HBO is adapting Ray Bradbury’s iconic dystopia Fahrenheit 451 as a film. For fans of the original, there are reasons to be nervous—as well as reasons to be ecstatic. For one thing, especially after seeing him act in Black Panther, I can’t wait to see Michael B. Jordan as fireman-turned-rebel Guy Montag (with Michael Shannon playing Captain Beatty).
Fahrenheit 451 is a dystopia that we should be thinking about right now, and this is the perfect time for this adaptation. It is a book about the ability to think freely in a society that burns books. In the novel itself, they tell us enough about the past to realize how slow this turn was, a turn towards technology and away from giving people the time to think, because thinking allowed them to rebel, argue, debate. Fahrenheit 451 is the temperature at which paper burns. The firemen’s flame throwers do it quickly, but we can think, too, about the slow turning up of the temperature. At what point does a society reach the point of burning books?
I’ve read that many readers are skeptical about adapting an anti-technology book to be on a screen itself, but on reread of the text, I find that a misinterpretation of Bradbury’s work. Faber tells Montag, “It’s not books you need, it’s some of the things that once were in books…The same infinite detail and awareness could be projected through the radios and televisors, but are not.” The never-ending noise and distraction of Montag’s world, where you even go to sleep buried in a televisor’s world, is one, rather, that doesn’t allow you to think, that gives you useless and mindless media that seems to mean nothing but that gives you no time alone. It makes us think about the kind of media we consume.
In Bradbury’s short story “The Pedestrian,” a man is arrested for walking by himself late at night, simply because the police do not understand why he is doing it. That thread carries over to Fahrenheit. The true error of this world is that people cannot think, let alone think freely or dissent. Books are meant to keep us humble, to encourage our skepticism, to show us the rest of the world. Without them or time to think, the mind can’t remember. The society can’t remember its past. Montag can’t remember where he first met his wife. People don’t remember that, in fact, there was a time when houses weren’t fireproof, and firemen put out fires instead of starting them.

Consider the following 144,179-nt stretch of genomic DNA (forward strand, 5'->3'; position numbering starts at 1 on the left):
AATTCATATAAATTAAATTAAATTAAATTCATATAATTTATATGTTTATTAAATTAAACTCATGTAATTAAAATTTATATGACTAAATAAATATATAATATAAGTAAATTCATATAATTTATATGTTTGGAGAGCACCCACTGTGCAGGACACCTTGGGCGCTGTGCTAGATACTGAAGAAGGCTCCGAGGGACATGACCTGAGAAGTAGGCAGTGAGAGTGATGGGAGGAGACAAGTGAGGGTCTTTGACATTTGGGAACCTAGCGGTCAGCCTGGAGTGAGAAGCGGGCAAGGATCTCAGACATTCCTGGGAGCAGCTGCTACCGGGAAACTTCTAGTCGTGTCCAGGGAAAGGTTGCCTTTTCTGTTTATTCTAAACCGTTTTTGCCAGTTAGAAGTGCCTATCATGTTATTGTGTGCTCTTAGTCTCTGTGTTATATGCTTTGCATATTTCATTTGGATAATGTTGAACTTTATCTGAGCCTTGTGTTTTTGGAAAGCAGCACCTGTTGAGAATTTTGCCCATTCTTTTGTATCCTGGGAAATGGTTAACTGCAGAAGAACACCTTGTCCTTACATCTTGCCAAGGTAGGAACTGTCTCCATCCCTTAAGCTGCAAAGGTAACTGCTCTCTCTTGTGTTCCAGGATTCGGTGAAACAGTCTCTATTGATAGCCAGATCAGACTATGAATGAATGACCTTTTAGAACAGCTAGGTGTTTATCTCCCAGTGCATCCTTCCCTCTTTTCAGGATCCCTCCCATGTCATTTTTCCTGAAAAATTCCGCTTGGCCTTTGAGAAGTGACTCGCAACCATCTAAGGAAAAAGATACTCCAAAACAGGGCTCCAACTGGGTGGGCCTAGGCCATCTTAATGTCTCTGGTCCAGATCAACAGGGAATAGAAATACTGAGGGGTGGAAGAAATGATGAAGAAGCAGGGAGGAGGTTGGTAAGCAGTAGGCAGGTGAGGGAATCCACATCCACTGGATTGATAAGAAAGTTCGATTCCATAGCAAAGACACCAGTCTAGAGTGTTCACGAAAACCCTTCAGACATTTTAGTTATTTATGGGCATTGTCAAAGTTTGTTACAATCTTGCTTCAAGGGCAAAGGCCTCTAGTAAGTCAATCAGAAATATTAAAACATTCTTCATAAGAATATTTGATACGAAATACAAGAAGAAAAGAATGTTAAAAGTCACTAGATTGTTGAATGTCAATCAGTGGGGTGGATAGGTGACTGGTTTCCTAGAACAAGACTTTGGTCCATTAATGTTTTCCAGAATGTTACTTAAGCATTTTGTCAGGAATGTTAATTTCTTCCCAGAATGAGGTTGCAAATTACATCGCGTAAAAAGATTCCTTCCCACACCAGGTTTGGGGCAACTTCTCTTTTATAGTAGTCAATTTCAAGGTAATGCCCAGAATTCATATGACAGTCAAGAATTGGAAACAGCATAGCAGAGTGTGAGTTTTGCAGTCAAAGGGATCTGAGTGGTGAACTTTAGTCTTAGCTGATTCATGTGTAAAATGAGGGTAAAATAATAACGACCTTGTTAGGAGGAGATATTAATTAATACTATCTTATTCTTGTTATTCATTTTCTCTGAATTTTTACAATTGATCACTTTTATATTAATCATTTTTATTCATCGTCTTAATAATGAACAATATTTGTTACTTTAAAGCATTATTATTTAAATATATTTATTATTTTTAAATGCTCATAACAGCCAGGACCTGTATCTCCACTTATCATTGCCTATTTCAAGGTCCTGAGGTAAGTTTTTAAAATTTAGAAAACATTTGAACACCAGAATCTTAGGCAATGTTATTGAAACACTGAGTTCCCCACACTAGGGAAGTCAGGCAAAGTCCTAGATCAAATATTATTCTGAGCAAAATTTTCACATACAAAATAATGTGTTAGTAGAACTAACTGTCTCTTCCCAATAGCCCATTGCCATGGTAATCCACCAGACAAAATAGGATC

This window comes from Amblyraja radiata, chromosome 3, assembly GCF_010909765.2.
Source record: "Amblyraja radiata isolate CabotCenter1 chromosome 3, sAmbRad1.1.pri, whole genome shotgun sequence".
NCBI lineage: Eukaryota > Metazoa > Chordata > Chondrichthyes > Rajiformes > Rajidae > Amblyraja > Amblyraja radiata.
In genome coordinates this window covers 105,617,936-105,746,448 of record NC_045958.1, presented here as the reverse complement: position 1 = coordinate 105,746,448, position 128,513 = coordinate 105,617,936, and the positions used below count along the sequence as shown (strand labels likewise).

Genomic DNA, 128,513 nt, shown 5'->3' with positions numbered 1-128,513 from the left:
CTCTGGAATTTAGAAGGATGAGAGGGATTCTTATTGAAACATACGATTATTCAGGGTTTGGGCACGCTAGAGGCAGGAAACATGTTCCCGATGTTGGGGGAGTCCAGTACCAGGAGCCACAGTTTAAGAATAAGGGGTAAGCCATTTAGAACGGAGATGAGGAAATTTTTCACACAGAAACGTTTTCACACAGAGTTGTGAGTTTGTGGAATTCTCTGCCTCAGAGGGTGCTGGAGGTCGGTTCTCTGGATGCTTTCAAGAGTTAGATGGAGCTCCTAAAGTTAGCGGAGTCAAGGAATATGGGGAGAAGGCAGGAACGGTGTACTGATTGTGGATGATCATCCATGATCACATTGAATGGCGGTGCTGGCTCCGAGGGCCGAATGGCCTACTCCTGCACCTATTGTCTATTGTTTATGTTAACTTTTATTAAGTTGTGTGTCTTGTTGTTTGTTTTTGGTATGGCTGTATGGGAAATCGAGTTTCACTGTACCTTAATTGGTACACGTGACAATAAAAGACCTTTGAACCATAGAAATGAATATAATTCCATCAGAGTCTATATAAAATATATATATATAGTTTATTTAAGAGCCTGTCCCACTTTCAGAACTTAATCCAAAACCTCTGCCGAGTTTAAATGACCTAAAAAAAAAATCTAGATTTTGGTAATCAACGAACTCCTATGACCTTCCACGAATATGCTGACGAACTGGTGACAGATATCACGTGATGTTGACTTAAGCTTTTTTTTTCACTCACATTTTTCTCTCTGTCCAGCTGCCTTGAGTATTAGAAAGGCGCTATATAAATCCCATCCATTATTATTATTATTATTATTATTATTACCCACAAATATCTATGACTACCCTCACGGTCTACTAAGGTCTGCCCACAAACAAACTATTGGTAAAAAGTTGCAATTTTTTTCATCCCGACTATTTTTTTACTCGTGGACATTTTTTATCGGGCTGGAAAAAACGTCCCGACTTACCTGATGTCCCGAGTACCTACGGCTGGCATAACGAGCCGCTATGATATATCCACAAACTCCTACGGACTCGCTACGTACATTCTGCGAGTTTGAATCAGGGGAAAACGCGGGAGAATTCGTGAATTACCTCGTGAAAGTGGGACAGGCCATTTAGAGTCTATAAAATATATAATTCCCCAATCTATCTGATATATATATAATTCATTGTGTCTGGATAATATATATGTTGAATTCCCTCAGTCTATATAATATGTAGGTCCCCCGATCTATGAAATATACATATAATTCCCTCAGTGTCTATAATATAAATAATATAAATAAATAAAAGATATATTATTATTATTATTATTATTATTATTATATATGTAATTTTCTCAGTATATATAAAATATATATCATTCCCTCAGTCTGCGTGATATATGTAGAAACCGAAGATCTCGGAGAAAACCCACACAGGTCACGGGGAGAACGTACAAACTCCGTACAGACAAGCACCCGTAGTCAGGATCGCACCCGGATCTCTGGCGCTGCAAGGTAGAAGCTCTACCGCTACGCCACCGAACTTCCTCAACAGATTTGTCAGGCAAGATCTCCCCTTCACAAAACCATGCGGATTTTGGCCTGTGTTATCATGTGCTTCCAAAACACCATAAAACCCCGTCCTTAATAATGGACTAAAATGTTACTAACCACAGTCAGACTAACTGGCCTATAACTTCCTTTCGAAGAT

That inability to think doesn’t just prevent dissent. It encourages apathy. And the speed at which things happen encourages people not to slow down, not to think—not to pause, or wonder. Mildred attempts suicide and doesn’t remember it the next morning—the men who come to attend to her made dozens of such calls each night, and aren’t even doctors. People drive upwards of 100 mph and regularly run people down, sometimes for fun. There have been two nuclear wars so far since 2022, but people don’t mind—the soldiers come and go so quickly, and the planes are just more noise in the sky. On reread, this is also a feminist dystopia, a horror of the 1950s housewife—women don’t work, they stay at home with nothing to do but bury themselves in noise. Mildred is an empty shell, with no time to think—Clarisse, the teenager who Montag meets who introduces him to the small joys of nature and thought, is her foil.
I think that this adaptation has a lot of potential in reflecting on today’s society, and on warning us—as the news we get each day becomes more clearly biased, as the information we’re fed becomes more mainstream and more uniform, as the White House press secretary tells us one version of what happened—to question, and to not allow that media to take over from our abilities to think for ourselves. It’s a mistake to remember Fahrenheit 451 as solely a defense of books. It’s about defending thinking, and dissent, and the ability to escape mainstream media when you need or want to; it’s about space for nonconformity, and about not letting a whitewashed media or history erase your knowledge of the past.
My only worry about this adaptation, as the worry of all readers seeing a book adapted, is that they’ll feel the need to change things. That the ending won’t be exciting enough for them (it’s one of my all-time favorite book endings), that the pace of the beginning will seem too slow, or that they won’t recognize the dystopian nature of what’s happening to the women in it. But that’s always the worry with adaptations, and this is the perfect time for a film adaptation of this book. I can only hope that the same gritty darkness of the trailer will prove to carry through to a solid and careful adaptation.